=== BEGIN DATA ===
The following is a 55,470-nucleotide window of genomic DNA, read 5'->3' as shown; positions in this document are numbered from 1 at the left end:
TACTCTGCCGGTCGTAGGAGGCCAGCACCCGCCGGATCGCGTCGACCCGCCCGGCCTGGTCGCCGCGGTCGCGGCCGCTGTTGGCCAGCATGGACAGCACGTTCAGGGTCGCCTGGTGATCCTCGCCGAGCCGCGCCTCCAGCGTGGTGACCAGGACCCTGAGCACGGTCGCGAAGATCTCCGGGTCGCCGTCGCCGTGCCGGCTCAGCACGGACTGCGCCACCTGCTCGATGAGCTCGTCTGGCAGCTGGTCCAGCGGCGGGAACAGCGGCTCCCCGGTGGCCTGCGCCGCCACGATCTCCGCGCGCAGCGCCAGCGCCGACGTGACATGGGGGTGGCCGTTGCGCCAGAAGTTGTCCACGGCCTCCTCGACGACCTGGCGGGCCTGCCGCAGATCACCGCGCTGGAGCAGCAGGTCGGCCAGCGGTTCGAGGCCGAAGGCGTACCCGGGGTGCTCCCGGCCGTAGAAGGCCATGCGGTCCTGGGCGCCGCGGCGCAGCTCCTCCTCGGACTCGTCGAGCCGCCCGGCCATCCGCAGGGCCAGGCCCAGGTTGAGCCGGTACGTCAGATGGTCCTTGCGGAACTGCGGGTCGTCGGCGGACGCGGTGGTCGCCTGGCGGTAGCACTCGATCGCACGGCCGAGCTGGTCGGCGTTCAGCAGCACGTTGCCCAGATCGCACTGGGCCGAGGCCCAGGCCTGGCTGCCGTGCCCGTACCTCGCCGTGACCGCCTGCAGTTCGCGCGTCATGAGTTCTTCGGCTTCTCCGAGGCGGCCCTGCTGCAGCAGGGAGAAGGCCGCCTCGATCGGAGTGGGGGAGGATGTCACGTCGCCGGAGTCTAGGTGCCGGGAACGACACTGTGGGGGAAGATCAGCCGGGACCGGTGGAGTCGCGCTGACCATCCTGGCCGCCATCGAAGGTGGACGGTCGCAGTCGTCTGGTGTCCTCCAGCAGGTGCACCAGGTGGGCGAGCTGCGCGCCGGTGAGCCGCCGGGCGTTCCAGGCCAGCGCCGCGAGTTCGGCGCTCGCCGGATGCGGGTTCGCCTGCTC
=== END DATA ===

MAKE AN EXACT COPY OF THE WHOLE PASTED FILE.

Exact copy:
The following is a 55,470-nucleotide window of genomic DNA, read 5'->3' as shown; positions in this document are numbered from 1 at the left end:
TACTCTGCCGGTCGTAGGAGGCCAGCACCCGCCGGATCGCGTCGACCCGCCCGGCCTGGTCGCCGCGGTCGCGGCCGCTGTTGGCCAGCATGGACAGCACGTTCAGGGTCGCCTGGTGATCCTCGCCGAGCCGCGCCTCCAGCGTGGTGACCAGGACCCTGAGCACGGTCGCGAAGATCTCCGGGTCGCCGTCGCCGTGCCGGCTCAGCACGGACTGCGCCACCTGCTCGATGAGCTCGTCTGGCAGCTGGTCCAGCGGCGGGAACAGCGGCTCCCCGGTGGCCTGCGCCGCCACGATCTCCGCGCGCAGCGCCAGCGCCGACGTGACATGGGGGTGGCCGTTGCGCCAGAAGTTGTCCACGGCCTCCTCGACGACCTGGCGGGCCTGCCGCAGATCACCGCGCTGGAGCAGCAGGTCGGCCAGCGGTTCGAGGCCGAAGGCGTACCCGGGGTGCTCCCGGCCGTAGAAGGCCATGCGGTCCTGGGCGCCGCGGCGCAGCTCCTCCTCGGACTCGTCGAGCCGCCCGGCCATCCGCAGGGCCAGGCCCAGGTTGAGCCGGTACGTCAGATGGTCCTTGCGGAACTGCGGGTCGTCGGCGGACGCGGTGGTCGCCTGGCGGTAGCACTCGATCGCACGGCCGAGCTGGTCGGCGTTCAGCAGCACGTTGCCCAGATCGCACTGGGCCGAGGCCCAGGCCTGGCTGCCGTGCCCGTACCTCGCCGTGACCGCCTGCAGTTCGCGCGTCATGAGTTCTTCGGCTTCTCCGAGGCGGCCCTGCTGCAGCAGGGAGAAGGCCGCCTCGATCGGAGTGGGGGAGGATGTCACGTCGCCGGAGTCTAGGTGCCGGGAACGACACTGTGGGGGAAGATCAGCCGGGACCGGTGGAGTCGCGCTGACCATCCTGGCCGCCATCGAAGGTGGACGGTCGCAGTCGTCTGGTGTCCTCCAGCAGGTGCACCAGGTGGGCGAGCTGCGCGCCGGTGAGCCGCCGGGCGTTCCAGGCCAGCGCCGCGAGTTCGGCGCTCGCCGGATGCGGGTTCGCCTGCTC